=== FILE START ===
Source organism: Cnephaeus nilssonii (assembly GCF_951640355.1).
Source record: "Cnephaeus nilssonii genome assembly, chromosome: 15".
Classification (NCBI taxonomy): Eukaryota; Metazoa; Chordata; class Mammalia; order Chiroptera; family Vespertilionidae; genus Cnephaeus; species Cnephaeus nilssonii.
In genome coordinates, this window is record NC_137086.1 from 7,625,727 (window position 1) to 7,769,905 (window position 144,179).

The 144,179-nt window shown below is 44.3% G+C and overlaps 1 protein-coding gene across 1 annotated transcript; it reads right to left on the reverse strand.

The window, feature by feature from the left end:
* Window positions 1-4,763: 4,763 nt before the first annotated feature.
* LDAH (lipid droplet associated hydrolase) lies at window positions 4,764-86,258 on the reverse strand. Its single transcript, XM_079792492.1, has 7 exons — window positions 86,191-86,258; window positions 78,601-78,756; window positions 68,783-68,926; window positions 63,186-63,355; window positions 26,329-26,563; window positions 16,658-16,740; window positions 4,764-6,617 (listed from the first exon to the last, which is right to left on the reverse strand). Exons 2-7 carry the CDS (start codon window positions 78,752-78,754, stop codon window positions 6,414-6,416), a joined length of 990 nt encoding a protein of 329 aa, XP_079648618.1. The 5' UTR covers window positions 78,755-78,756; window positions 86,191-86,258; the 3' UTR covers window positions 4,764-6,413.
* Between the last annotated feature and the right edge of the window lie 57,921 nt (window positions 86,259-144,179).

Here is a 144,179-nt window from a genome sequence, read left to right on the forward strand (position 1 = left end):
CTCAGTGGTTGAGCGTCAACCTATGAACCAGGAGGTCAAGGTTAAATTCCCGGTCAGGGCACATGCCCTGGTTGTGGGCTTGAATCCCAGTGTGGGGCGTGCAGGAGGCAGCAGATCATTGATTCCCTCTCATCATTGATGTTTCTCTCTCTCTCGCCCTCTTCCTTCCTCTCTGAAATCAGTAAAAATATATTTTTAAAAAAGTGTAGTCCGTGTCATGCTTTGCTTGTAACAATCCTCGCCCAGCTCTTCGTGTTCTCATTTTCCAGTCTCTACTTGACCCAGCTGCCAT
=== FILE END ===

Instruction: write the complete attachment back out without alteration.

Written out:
Source organism: Cnephaeus nilssonii (assembly GCF_951640355.1).
Source record: "Cnephaeus nilssonii genome assembly, chromosome: 15".
Classification (NCBI taxonomy): Eukaryota; Metazoa; Chordata; class Mammalia; order Chiroptera; family Vespertilionidae; genus Cnephaeus; species Cnephaeus nilssonii.
In genome coordinates, this window is record NC_137086.1 from 7,625,727 (window position 1) to 7,769,905 (window position 144,179).

The 144,179-nt window shown below is 44.3% G+C and overlaps 1 protein-coding gene across 1 annotated transcript; it reads right to left on the reverse strand.

The window, feature by feature from the left end:
* Window positions 1-4,763: 4,763 nt before the first annotated feature.
* LDAH (lipid droplet associated hydrolase) lies at window positions 4,764-86,258 on the reverse strand. Its single transcript, XM_079792492.1, has 7 exons — window positions 86,191-86,258; window positions 78,601-78,756; window positions 68,783-68,926; window positions 63,186-63,355; window positions 26,329-26,563; window positions 16,658-16,740; window positions 4,764-6,617 (listed from the first exon to the last, which is right to left on the reverse strand). Exons 2-7 carry the CDS (start codon window positions 78,752-78,754, stop codon window positions 6,414-6,416), a joined length of 990 nt encoding a protein of 329 aa, XP_079648618.1. The 5' UTR covers window positions 78,755-78,756; window positions 86,191-86,258; the 3' UTR covers window positions 4,764-6,413.
* Between the last annotated feature and the right edge of the window lie 57,921 nt (window positions 86,259-144,179).

Here is a 144,179-nt window from a genome sequence, read left to right on the forward strand (position 1 = left end):
CTCAGTGGTTGAGCGTCAACCTATGAACCAGGAGGTCAAGGTTAAATTCCCGGTCAGGGCACATGCCCTGGTTGTGGGCTTGAATCCCAGTGTGGGGCGTGCAGGAGGCAGCAGATCATTGATTCCCTCTCATCATTGATGTTTCTCTCTCTCTCGCCCTCTTCCTTCCTCTCTGAAATCAGTAAAAATATATTTTTAAAAAAGTGTAGTCCGTGTCATGCTTTGCTTGTAACAATCCTCGCCCAGCTCTTCGTGTTCTCATTTTCCAGTCTCTACTTGACCCAGCTGCCAT